Innovation drives the future. And, if the past is any indication, it’s looking bright.
According to research from Citrix Systems, “The Era of Hyper Innovation”, investments in new technology and flexible work models over the last year fuelled a $678-billion boost in revenue across industries around the world. And the stage is set for continued growth.
“If the pandemic has proven anything, it’s that innovation can happen anywhere,” says Tim Minahan, executive vice-president: business strategy at Citrix. “While sceptical at first, business leaders now recognise the benefits that hybrid work can deliver and are moving quickly to embrace the model, along with tools and processes that empower employees to create and innovate, wherever they happen to be.”
In-person collaboration and successful innovation used to be synonymous. But technology has changed this.
Almost nine in 10 business leaders who participated in The Era of Hyper Innovation survey say that the rollout and adoption of new, pandemic-inspired work tools has vastly improved the way individuals and teams interact.
Eight percent expect their organisation to enter a hyper-innovation over the next 12 months and generate more ideas than ever before as a result.
In the absence of face-to-face communication, employees have found new ways to connect that respondents to The Era of Hyper Innovation say are vastly improving collaboration among individuals and teams and driving greater innovation.
Ninety-three percent of those polled believe that increased digital collaboration has led to more diverse voices from across the organisation being heard and a greater range of ideas being surfaced.
Meanwhile, 80% say that they, themselves, have come up with more creative ideas during the pandemic as they have had more free time to think.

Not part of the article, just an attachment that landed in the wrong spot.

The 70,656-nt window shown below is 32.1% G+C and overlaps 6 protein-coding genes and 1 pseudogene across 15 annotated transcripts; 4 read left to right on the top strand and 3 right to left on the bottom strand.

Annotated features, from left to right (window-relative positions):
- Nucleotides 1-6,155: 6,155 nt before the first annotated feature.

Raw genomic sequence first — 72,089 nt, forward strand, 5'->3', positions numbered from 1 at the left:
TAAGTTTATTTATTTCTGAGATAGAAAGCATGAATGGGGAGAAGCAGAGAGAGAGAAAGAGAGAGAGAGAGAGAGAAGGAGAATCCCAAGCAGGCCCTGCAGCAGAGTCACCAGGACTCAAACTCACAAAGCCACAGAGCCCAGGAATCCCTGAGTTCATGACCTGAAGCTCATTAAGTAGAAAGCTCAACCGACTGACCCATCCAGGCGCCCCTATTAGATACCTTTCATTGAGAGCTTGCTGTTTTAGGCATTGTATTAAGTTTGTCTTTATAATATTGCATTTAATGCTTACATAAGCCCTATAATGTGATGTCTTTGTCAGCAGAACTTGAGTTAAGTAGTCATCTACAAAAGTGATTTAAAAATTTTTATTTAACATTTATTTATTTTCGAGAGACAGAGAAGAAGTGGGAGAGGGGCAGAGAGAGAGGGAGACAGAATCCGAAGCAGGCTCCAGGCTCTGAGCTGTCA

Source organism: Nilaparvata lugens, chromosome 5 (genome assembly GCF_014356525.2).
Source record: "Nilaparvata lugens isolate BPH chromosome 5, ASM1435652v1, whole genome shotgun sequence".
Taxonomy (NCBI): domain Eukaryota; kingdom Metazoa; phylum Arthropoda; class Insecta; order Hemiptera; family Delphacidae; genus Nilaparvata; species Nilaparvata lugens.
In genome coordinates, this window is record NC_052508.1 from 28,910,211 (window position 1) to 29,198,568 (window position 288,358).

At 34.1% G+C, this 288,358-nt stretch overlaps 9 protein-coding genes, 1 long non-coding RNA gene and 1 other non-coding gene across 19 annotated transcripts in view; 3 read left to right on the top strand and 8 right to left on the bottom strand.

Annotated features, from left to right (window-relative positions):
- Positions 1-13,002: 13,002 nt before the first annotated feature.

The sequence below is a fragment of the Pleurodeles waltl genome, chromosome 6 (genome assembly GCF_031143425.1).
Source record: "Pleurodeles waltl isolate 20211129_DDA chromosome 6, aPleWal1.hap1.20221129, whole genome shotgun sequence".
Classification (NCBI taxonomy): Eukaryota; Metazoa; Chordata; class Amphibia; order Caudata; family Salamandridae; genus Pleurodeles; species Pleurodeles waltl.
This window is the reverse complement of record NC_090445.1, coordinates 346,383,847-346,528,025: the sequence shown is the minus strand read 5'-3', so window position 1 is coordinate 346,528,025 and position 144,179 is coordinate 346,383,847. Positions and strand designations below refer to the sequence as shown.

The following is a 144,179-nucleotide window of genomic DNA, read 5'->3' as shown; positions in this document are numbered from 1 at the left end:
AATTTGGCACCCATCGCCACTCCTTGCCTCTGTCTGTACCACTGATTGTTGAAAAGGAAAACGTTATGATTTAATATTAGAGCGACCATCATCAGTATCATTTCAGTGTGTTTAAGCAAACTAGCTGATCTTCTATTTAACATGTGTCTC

Where traditional mechanisms such as new customer acquisition, expansion into new markets and additional marketing activity used to be the primary drivers, organisations surveyed as part of The Era of Hyper Innovation attribute almost half of their growth over the last financial year to innovation, and specifically cited the following drivers:
* Adoption of new technology: 16%
* New products and/or services: 14%
* New ways of working: 14%
* New client/customer acquisition: 12%
* Expansion/entry into new markets: 12%
* Additional marketing activity: 11%
* New partnerships: 10%
* Mergers and acquisitions: 4%
To capitalise on the trend, business leaders are shifting their focus to new products and services. Of those polled, 69% say they will increase investment in R&D in the next 12 months and 28% will retain current levels, while just three percent plan reductions.
“Innovation doesn’t happen by accident,” Minahan says. “Companies that empower employees to do their best work, supported by the right technology and work models, can enable it and reap the benefits our research shows it can deliver.”